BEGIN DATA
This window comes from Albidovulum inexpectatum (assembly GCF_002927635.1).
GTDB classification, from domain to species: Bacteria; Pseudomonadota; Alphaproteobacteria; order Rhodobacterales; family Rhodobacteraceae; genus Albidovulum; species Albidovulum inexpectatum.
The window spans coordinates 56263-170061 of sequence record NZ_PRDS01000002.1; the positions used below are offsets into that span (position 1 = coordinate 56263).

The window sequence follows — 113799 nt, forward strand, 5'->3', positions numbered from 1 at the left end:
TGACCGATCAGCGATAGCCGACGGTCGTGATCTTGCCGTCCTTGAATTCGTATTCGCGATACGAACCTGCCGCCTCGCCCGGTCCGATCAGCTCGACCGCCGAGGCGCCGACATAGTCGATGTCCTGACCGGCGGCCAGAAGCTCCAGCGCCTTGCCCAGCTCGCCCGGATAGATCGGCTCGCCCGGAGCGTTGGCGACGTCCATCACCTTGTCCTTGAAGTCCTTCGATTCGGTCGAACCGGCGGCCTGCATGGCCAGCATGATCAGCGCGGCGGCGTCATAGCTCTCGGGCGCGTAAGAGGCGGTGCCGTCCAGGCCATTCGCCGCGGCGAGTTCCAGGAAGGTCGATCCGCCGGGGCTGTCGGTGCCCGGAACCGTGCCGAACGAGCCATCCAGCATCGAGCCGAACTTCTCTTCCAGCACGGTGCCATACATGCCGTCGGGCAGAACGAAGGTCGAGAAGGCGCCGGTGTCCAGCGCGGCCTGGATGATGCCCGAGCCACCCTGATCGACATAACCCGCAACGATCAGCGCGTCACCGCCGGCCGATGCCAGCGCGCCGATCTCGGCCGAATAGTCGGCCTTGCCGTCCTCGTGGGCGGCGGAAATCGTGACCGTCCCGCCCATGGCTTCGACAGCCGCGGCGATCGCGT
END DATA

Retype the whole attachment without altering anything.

This window comes from Albidovulum inexpectatum (assembly GCF_002927635.1).
GTDB classification, from domain to species: Bacteria; Pseudomonadota; Alphaproteobacteria; order Rhodobacterales; family Rhodobacteraceae; genus Albidovulum; species Albidovulum inexpectatum.
The window spans coordinates 56263-170061 of sequence record NZ_PRDS01000002.1; the positions used below are offsets into that span (position 1 = coordinate 56263).

The window sequence follows — 113799 nt, forward strand, 5'->3', positions numbered from 1 at the left end:
TGACCGATCAGCGATAGCCGACGGTCGTGATCTTGCCGTCCTTGAATTCGTATTCGCGATACGAACCTGCCGCCTCGCCCGGTCCGATCAGCTCGACCGCCGAGGCGCCGACATAGTCGATGTCCTGACCGGCGGCCAGAAGCTCCAGCGCCTTGCCCAGCTCGCCCGGATAGATCGGCTCGCCCGGAGCGTTGGCGACGTCCATCACCTTGTCCTTGAAGTCCTTCGATTCGGTCGAACCGGCGGCCTGCATGGCCAGCATGATCAGCGCGGCGGCGTCATAGCTCTCGGGCGCGTAAGAGGCGGTGCCGTCCAGGCCATTCGCCGCGGCGAGTTCCAGGAAGGTCGATCCGCCGGGGCTGTCGGTGCCCGGAACCGTGCCGAACGAGCCATCCAGCATCGAGCCGAACTTCTCTTCCAGCACGGTGCCATACATGCCGTCGGGCAGAACGAAGGTCGAGAAGGCGCCGGTGTCCAGCGCGGCCTGGATGATGCCCGAGCCACCCTGATCGACATAACCCGCAACGATCAGCGCGTCACCGCCGGCCGATGCCAGCGCGCCGATCTCGGCCGAATAGTCGGCCTTGCCGTCCTCGTGGGCGGCGGAAATCGTGACCGTCCCGCCCATGGCTTCGACAGCCGCGGCGATCGCGT